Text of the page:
Mr. Pena drew upon these published rates of carbon sequestration in similar forests—particularly the Harvard Forest in Massachusetts—and applied it to the conditions found here at Crow’s Nest Preserve. Based on our 158 hectares of forest area (1 hectare = 2.471 acres), and the estimate of +/- two tons of carbon sequestered per hectare per year, our total carbon uptake at Crow’s Nest is about 315 tons per year. That’s about enough to offset the yearly emissions of 70 average U.S. cars.

To put a monetary value on that uptake, this service can be thought of in terms of carbon credits. Carbon emissions reductions are now traded on a market and have a range of $5 to $12 per ton of carbon dioxide emissions. Based on these figures the value of the forests at Crow’s Nest as a carbon sink range from $1,575.62 to $3,781.49 (U.S.) per year. However there are some regulations that would have to change before forest conservation projects qualify for the trading of carbon emission reductions. For more information about these figures go to the Ecosystem Marketplace.

If you have questions about this or any of the research being conducted at Crow’s Nest please contact me.

Crow’s Nest: More from the tractor seat

Farmers all know this, but perhaps other people don’t: John Deere (the person) never built a tractor. He lived from 1804 to 1886, before the motorized farming age. Nevertheless he arguably was a key figure in farming mechanization, since his company first manufactured self-scouring cast-steel plows, originally horse-drawn, that till and turn the soil. This was an early part of a transition from pastoral farming techniques to modern mechanized farming, with all of its simultaneous benefits and problems.

Even though our tractor (which we use for mowing, not plowing) can take a much sharper turn than a car, our four-wheel drive tractor doesn’t turn quite as easily as the old narrow-wheel row-crop tractors. Ours does has the right- and left-hand brakes that help the tractor pivot, but this is more effective on plowed soil than on the wildflower meadows we mow—the pivot can “turf” the vegetation down to bare soil.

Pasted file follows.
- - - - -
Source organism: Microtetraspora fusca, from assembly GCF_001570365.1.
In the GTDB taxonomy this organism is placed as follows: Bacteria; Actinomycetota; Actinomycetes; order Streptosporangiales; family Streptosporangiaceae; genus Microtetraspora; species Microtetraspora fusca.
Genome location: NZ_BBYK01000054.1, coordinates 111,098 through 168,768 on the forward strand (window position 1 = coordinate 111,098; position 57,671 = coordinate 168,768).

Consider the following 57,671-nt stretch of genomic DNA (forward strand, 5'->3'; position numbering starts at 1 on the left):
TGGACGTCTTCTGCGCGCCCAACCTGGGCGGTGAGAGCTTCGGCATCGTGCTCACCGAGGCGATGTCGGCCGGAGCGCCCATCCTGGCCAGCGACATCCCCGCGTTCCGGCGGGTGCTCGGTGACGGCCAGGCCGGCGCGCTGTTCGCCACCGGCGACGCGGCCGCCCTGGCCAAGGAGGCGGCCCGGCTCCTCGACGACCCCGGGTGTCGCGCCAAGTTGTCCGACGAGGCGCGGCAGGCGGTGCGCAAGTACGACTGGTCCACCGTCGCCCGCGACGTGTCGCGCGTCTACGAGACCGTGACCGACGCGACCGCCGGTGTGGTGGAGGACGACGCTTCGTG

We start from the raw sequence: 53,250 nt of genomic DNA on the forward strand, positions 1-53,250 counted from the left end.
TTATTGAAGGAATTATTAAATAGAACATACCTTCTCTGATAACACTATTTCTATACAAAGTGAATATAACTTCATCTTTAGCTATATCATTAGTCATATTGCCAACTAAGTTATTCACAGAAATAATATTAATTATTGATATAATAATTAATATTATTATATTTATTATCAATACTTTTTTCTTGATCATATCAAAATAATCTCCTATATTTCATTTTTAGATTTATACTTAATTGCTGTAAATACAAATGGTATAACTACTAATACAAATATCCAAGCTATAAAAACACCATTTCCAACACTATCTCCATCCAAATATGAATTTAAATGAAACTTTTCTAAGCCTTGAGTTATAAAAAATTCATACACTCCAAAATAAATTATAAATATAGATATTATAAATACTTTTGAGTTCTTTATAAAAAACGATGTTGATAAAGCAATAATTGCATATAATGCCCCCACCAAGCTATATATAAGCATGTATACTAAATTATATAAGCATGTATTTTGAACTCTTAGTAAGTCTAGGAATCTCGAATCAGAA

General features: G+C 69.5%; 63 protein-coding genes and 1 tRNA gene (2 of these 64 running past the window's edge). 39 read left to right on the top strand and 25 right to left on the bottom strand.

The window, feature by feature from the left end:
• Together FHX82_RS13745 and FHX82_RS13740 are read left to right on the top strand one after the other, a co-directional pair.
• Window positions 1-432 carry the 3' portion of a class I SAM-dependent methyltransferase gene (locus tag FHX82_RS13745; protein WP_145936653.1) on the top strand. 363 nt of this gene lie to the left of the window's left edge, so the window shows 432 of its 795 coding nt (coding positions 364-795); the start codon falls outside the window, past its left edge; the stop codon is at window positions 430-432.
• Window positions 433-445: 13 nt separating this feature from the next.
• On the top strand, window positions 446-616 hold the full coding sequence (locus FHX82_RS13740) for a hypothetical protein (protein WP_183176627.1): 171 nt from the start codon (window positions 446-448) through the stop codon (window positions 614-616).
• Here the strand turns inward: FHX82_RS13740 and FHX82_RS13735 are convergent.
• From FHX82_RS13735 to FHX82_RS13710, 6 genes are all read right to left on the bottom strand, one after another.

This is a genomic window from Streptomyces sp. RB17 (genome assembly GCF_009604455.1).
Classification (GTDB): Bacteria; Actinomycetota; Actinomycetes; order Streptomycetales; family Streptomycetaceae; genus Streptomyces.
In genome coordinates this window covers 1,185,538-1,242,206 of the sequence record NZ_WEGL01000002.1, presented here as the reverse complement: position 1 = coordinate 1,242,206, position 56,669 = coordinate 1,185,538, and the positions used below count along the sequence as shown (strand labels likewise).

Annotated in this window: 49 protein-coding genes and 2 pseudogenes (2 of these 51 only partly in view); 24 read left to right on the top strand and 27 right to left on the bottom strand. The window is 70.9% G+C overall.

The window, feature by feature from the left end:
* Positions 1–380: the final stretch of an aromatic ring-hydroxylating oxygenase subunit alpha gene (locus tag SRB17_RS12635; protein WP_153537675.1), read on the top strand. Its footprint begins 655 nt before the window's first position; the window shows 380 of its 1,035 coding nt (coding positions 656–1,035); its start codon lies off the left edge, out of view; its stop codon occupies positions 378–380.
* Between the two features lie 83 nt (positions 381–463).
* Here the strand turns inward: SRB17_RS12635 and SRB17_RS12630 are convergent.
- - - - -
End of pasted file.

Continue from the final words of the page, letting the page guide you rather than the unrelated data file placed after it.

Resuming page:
So the pattern I choose when I mow meadows minimizes the turns the tractor has to make. Sometimes this pattern is a series of ever-narrowing concentric circles around the field, spiraling down until just the middle is left. This is the way we mow the lawn here, but that is with a zero-turn walk-behind mower. With the tractor those last few stripes require a series of three-point turns, or backing up over some distance.

With some of the fields I instead apply a lesson I learned from watching a Zamboni ™ dress ice at a rink. The first pass goes up the center then loops around one side, and then the oval loops—each is the same size—keep moving across the rink until all the ground is covered. At either end the ground is mowed multiple times, but the tractor never needs to stop, reverse, or do a three-point turn.

Instead of Science FICTION…

This Friday evening will be our second movie night at Mariton.  We are featuring two videos from Dr. Ron Goor and the folks at NatureFlix Productions.  These are educational videos, but are also entertaining to watch.  (You probably won’t be screaming, "Don’t go down in the basement!")

"How Birds Eat" will be shown first.  It looks at physical adaptations (bills, feet, etc.) as well as behavioral adaptations that help birds find food.  It features some wonderful wildlife photography.

Following a break, we will watch "Insect Defense".  A great companion to the first film, "Insect Defense" demonstrates different ways that insects have evolved to avoid becoming food.  This film stars some intriguing looking insects that were made for the camera.

Each film is about 30 minutes long.  We will start at 8:00 p.m. on Friday.  If you plan to attend, please call Mariton at 610-258-6574.  We will have popcorn and lemonade and want to plan accordingly. 

From the tractor seat

Our tractors have come a long way in the fifteen years I’ve worked for Natural Lands Trust. In the “old days” we were using old two-wheel drive tractors that lacked rollover protection—often what came with a farm when we protected the property. The tractors lacked power brakes so it was essential to choose the correct low-enough gear when mowing down a hill. Too high a gear and the tractor would run away with you. We still use gears to determine working speed, but it’s nice to know modern brakes could stop you if you need to.